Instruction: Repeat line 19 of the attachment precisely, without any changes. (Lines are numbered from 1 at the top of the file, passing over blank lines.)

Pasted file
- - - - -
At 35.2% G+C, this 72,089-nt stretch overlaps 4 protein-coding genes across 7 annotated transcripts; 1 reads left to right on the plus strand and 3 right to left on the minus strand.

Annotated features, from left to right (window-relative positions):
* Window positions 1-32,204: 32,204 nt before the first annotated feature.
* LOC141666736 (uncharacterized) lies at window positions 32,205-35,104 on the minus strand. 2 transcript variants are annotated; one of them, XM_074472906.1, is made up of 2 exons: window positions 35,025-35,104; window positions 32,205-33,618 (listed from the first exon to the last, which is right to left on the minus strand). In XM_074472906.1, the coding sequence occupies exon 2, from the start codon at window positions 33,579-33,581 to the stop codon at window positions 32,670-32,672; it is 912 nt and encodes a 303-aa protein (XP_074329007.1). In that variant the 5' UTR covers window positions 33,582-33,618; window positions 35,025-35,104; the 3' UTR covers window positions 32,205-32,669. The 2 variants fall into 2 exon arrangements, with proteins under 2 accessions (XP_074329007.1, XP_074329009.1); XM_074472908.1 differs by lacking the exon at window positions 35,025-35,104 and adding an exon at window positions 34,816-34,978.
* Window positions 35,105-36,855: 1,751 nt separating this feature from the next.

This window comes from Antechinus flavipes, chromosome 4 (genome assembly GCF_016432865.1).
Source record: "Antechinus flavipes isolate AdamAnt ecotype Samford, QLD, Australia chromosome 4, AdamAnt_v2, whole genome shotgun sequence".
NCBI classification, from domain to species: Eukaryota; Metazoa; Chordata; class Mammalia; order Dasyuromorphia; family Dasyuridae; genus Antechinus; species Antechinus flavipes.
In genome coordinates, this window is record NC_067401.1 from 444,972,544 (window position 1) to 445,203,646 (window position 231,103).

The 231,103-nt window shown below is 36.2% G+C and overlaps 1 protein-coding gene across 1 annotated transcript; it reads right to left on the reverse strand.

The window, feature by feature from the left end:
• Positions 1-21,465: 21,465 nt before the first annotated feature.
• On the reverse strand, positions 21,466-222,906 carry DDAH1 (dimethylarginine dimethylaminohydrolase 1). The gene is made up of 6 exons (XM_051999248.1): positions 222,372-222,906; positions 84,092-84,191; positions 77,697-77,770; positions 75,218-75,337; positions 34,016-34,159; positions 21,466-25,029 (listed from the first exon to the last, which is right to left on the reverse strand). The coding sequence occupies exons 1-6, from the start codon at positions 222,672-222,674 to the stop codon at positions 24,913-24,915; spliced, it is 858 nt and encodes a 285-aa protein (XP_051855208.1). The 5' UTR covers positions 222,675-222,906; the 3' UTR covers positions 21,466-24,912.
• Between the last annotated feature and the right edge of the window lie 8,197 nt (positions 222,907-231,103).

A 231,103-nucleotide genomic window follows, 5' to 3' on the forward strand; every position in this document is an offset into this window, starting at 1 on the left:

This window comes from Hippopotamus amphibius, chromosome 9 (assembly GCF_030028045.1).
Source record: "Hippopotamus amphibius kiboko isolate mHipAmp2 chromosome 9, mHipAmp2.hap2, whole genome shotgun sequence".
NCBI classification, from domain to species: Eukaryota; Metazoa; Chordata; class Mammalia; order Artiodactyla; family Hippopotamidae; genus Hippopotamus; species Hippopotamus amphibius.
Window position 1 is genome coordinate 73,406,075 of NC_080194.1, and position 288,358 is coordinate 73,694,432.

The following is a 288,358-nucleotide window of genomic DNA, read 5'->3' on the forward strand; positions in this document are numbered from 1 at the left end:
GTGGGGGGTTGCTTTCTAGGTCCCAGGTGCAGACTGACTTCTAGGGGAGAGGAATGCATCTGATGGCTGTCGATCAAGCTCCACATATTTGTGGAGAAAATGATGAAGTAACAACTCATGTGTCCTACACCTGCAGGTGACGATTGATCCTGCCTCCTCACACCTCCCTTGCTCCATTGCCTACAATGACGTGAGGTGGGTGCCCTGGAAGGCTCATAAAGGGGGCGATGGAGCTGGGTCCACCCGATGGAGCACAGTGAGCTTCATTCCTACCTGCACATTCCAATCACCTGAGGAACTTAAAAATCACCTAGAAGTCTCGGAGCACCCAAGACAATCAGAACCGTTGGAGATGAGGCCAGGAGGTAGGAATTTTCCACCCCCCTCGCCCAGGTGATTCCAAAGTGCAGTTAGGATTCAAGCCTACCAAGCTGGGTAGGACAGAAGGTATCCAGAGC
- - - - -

Window position 1 is genome coordinate 73,406,075 of NC_080194.1, and position 288,358 is coordinate 73,694,432.